There is, of course, a reverse snob factor in all this, aimed at what has been called the “Joe Corkscrew” segment of the market. So, the less pretentious the name, and the better the price, the more likely someone new to wine or not willing to spend a lot on it is to take a chance on something around ten bucks. Oh, then there’s “Two Buck Chuck,” correctly named Charles Shaw Chardonnay, which took the top prize for quality wine at the 2007 California Exposition and State Fair Commercial Wine Competition.
      I’m afraid I am not the target audience for such wines, but in a recent tasting of several weirdly named bottles, I found that I might very well become so.  The current state of viniculture and winemaking is so well geared to making good wine around the world that through blending from different vineyards, quality wines are now available at very reasonable prices.  In fact, the term “premium wines” in supermarket categories now refers to a 750 ml bottle priced above $7, which strikes me as a tad low.
       So what did I find tasting these wines? Plenty to praise, even if they had cost double what they do.
      Jealous Bitch Chardonnay 2007 ($11) from Australia is so-called because, as the label notes, winemaking can be a “dog-eat-dog” profession, so they stuck an open-mouthed terrier on the front. With a hefty 14 percent alcohol, this is a true New World chardonnay—big, full of vanilla, and oak but still tasting of the varietal itself. It’s not to my style but I could easily drink it with spicy grilled seafood or something like a Caesar salad.
      Now to whom do you think the makers of Cupcake Vineyards aims its California Central Coast Chardonnay 2007 ($11). Might it be ladies who lunch and women who don’t drink cocktails at cocktail hour?  It has a little sweetness to it but it’s not cloying, so it will go with a lot of food. In fact, winemaker Adam Richardson says its goes great with “crab cakes, seared Ahi tuna on waffle crackers or fresh-baked French bread and cheese.” I had it with pine nut-studded veal meatballs in a tortilla, and it worked fine. I’d even drink it at an art gallery opening—notorious for lousy white plonk.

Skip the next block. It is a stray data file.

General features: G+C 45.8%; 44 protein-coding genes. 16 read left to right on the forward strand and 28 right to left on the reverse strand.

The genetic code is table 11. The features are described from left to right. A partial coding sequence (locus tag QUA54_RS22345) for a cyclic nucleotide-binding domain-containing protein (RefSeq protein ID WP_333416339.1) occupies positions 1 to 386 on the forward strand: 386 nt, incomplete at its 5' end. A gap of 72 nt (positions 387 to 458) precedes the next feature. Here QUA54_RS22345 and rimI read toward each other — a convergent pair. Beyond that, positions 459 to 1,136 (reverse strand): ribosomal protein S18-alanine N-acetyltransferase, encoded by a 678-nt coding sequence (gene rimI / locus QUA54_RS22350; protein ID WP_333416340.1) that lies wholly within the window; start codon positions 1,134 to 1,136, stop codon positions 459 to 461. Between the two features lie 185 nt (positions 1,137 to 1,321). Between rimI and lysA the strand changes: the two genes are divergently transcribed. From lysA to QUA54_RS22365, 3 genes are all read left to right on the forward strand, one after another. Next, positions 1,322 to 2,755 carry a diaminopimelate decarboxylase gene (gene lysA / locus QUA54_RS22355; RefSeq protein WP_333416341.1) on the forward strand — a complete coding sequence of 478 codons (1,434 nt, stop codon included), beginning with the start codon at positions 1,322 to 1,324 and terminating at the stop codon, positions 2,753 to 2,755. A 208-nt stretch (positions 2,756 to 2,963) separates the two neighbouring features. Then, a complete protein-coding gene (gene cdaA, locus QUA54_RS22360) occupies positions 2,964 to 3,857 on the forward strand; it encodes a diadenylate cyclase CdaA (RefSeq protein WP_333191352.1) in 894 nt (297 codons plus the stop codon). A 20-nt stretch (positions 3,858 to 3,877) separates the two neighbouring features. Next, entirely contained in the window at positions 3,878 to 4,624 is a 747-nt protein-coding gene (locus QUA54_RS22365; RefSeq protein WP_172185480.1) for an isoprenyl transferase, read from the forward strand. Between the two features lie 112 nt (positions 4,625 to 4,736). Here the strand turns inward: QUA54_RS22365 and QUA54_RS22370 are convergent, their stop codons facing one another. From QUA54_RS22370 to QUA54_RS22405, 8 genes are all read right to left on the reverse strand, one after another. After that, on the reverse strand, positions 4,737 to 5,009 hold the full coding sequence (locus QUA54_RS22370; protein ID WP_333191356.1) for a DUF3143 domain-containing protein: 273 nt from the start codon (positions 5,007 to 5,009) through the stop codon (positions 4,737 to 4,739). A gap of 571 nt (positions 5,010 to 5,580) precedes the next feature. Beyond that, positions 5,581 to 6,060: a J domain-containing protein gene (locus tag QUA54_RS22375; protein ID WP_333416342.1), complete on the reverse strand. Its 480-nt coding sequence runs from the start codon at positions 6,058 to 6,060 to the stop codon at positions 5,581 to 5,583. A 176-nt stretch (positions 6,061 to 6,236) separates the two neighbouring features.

The too-cute name Peachy Canyon Winery may be a turn-off to guys, but its 2005 Paso Robles Zinfandel Incredible Red ($11) has soft tannins, a lot of pleasant vegetal notes, and an easy-to-drink 13.9 percent alcohol, so it’s not going to tire your palate after one glass. I’d certainly knock it back with barbecued pork or beef, for it can take those smoky, sweet, vinegary flavors.
      A silly tale on the back of Smoking Loon insists its name comes from a legendary California interloper who sneaks in and out of towns then fades away, “leavin’ no trace ‘cept the lingerin’ sound of his eerie, loon-like cackle.” Whatever. The winery’s 2007 Pinot Noir ($10) is a damn good example of this finicky varietal, with real pinot noir flavor and good texture, with medium color, and an affable 13.5 percent alcohol. I’m finishing the bottle tonight with roast loin of pork dashed with a little soy and hoisin sauces.
     Mello Max Natural Sweetness Merlot 2006 ($8) from Chile tasted about the way it sounded—sticky sweet, muddy, and possessed of a terrible musty aroma. But what do I know? The label states, “For years, wine snobs have been pushing their sour harsh wines.  Now Mello Max gives you the freedom to drink Merlot the way you like.” Go right ahead, but include me out.

John Mariani's weekly wine column appears in Bloomberg Muse News, from which this story was adapted. Bloomberg News covers Culture from art, books, and theater to wine, travel, and food on a daily basis.